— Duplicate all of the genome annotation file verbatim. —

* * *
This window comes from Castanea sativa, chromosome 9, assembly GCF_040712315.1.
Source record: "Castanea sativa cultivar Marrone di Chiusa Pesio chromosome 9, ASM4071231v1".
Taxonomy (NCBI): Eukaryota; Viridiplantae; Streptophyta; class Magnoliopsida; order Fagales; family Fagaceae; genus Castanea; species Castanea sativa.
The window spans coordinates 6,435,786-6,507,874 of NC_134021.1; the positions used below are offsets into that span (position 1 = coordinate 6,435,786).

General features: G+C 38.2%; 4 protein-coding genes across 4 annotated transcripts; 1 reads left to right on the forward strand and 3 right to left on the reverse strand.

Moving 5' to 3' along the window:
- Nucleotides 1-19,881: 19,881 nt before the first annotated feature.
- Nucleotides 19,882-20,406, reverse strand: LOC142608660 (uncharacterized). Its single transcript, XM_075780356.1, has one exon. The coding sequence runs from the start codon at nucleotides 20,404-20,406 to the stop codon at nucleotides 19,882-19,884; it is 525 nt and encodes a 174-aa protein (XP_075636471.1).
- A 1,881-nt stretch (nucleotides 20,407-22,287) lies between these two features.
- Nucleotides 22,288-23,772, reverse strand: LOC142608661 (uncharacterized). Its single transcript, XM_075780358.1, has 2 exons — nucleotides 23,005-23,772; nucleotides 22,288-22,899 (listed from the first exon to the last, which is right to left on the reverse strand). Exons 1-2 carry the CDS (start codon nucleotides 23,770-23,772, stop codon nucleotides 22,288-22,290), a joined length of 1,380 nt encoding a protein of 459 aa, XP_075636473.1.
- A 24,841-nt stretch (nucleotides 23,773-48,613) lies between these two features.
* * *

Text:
This window comes from Castanea sativa, chromosome 9, assembly GCF_040712315.1.
Source record: "Castanea sativa cultivar Marrone di Chiusa Pesio chromosome 9, ASM4071231v1".
Taxonomy (NCBI): Eukaryota; Viridiplantae; Streptophyta; class Magnoliopsida; order Fagales; family Fagaceae; genus Castanea; species Castanea sativa.
The window spans coordinates 6,435,786-6,507,874 of NC_134021.1; the positions used below are offsets into that span (position 1 = coordinate 6,435,786).

General features: G+C 38.2%; 4 protein-coding genes across 4 annotated transcripts; 1 reads left to right on the forward strand and 3 right to left on the reverse strand.

Moving 5' to 3' along the window:
- Nucleotides 1-19,881: 19,881 nt before the first annotated feature.
- Nucleotides 19,882-20,406, reverse strand: LOC142608660 (uncharacterized). Its single transcript, XM_075780356.1, has one exon. The coding sequence runs from the start codon at nucleotides 20,404-20,406 to the stop codon at nucleotides 19,882-19,884; it is 525 nt and encodes a 174-aa protein (XP_075636471.1).
- A 1,881-nt stretch (nucleotides 20,407-22,287) lies between these two features.
- Nucleotides 22,288-23,772, reverse strand: LOC142608661 (uncharacterized). Its single transcript, XM_075780358.1, has 2 exons — nucleotides 23,005-23,772; nucleotides 22,288-22,899 (listed from the first exon to the last, which is right to left on the reverse strand). Exons 1-2 carry the CDS (start codon nucleotides 23,770-23,772, stop codon nucleotides 22,288-22,290), a joined length of 1,380 nt encoding a protein of 459 aa, XP_075636473.1.
- A 24,841-nt stretch (nucleotides 23,773-48,613) lies between these two features.